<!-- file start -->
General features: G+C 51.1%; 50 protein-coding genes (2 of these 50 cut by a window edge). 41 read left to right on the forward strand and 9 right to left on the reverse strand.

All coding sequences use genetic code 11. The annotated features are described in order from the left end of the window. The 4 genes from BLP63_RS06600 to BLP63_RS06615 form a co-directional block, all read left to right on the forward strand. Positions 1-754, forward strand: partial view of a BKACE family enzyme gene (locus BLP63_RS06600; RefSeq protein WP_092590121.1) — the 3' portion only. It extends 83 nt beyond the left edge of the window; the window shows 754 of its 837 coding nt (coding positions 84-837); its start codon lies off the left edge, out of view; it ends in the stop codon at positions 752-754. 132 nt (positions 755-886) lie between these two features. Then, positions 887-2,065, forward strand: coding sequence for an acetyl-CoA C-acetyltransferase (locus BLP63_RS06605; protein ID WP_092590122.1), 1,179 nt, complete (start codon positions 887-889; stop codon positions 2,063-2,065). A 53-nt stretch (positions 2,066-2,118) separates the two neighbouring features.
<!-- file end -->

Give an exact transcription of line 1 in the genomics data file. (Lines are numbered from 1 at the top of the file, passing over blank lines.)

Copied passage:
General features: G+C 51.1%; 50 protein-coding genes (2 of these 50 cut by a window edge). 41 read left to right on the forward strand and 9 right to left on the reverse strand.